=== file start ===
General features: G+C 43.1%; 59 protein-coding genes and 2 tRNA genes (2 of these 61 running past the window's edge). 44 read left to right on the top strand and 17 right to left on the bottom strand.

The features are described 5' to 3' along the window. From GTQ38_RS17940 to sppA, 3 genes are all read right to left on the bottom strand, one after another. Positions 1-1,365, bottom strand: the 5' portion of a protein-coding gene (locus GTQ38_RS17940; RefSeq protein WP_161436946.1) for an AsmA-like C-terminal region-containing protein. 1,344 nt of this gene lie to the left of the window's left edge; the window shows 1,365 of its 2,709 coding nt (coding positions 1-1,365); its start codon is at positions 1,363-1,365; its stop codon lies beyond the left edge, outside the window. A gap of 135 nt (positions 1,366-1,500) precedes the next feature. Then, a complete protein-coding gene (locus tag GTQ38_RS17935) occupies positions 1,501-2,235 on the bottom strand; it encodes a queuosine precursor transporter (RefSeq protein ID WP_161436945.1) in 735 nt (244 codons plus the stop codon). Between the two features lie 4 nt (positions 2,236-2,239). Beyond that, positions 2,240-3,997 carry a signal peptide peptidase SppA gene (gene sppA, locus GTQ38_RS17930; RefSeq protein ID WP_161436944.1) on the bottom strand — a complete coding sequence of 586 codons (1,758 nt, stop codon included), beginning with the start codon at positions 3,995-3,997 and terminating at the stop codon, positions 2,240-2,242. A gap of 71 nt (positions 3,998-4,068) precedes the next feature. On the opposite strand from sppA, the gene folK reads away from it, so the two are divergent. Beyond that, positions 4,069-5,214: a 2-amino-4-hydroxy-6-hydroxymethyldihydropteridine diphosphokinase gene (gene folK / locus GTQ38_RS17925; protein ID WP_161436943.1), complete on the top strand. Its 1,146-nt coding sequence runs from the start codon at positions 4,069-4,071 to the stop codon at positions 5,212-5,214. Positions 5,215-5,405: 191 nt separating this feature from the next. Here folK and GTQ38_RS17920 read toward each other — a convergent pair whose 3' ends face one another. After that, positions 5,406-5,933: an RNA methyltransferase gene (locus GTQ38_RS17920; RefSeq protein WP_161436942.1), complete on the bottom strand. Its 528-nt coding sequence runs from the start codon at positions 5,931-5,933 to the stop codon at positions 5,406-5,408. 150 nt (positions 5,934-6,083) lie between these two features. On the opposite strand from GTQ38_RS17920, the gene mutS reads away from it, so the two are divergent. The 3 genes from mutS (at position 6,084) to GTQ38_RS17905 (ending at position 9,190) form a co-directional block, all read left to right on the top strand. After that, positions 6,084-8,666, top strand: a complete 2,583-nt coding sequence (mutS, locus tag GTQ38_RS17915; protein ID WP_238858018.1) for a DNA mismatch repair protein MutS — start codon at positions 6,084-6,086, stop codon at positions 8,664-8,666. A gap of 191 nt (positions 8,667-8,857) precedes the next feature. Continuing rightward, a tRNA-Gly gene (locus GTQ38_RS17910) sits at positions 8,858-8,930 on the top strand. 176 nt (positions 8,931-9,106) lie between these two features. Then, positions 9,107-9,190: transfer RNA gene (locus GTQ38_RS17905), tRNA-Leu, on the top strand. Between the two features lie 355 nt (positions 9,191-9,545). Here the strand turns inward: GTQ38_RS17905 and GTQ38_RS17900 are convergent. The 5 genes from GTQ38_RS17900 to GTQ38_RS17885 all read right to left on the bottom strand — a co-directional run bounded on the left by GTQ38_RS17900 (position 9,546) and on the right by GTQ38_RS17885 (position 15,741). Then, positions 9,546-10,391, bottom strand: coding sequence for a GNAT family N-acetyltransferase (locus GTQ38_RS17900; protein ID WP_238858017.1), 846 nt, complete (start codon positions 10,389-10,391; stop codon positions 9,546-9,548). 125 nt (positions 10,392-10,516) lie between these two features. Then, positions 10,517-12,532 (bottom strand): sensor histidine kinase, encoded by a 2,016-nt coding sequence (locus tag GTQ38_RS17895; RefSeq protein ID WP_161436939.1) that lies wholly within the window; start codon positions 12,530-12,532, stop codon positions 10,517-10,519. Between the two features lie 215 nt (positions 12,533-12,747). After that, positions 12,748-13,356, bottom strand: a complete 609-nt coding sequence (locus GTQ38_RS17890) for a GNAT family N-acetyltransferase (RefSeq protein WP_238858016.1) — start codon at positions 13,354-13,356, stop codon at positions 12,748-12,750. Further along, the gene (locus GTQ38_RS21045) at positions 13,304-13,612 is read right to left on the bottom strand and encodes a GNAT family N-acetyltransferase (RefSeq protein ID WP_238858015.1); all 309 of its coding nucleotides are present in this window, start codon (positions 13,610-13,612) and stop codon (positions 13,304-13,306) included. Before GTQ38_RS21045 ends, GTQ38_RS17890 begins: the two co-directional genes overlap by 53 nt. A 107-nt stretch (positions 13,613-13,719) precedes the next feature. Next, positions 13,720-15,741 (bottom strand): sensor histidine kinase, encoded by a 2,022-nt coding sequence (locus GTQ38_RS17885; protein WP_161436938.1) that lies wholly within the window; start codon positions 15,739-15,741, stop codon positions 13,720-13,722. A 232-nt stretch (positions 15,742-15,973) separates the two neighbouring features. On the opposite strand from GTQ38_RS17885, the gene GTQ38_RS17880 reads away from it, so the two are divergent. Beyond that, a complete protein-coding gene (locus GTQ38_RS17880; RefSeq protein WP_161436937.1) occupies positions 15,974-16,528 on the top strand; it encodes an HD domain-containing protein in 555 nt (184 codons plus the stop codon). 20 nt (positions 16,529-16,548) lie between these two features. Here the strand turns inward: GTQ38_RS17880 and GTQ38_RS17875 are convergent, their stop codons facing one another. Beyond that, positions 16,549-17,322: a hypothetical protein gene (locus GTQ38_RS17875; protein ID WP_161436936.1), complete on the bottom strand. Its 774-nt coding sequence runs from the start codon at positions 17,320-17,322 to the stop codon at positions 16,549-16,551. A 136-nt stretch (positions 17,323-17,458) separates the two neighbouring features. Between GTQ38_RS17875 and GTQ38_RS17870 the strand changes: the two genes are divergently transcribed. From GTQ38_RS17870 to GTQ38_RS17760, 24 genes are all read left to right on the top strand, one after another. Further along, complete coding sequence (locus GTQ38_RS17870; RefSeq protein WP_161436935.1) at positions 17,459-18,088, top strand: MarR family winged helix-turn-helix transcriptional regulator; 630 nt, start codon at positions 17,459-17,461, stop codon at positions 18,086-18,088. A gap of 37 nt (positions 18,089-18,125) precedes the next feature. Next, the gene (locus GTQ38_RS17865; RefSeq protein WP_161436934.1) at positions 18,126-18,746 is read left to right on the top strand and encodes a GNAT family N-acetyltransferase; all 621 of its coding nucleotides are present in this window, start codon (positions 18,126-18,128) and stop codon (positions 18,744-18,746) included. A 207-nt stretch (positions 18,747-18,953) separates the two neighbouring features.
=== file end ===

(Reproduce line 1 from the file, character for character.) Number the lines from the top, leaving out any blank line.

General features: G+C 43.1%; 59 protein-coding genes and 2 tRNA genes (2 of these 61 running past the window's edge). 44 read left to right on the top strand and 17 right to left on the bottom strand.